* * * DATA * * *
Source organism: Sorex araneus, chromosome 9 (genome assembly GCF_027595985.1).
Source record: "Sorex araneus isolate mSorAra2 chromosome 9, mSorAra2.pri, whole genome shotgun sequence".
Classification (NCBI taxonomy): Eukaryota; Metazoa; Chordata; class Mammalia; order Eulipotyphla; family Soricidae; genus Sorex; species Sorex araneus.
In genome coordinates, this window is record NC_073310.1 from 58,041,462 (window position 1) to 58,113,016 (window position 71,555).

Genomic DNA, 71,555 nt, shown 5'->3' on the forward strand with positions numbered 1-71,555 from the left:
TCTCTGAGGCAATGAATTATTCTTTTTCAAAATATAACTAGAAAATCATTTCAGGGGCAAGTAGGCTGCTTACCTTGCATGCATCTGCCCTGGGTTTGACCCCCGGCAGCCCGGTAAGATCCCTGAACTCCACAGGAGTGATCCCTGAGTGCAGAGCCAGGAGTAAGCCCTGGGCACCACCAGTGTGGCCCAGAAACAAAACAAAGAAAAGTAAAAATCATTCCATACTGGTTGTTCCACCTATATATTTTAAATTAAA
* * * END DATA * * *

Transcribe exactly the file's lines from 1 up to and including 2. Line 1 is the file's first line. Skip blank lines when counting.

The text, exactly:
Source organism: Sorex araneus, chromosome 9 (genome assembly GCF_027595985.1).
Source record: "Sorex araneus isolate mSorAra2 chromosome 9, mSorAra2.pri, whole genome shotgun sequence".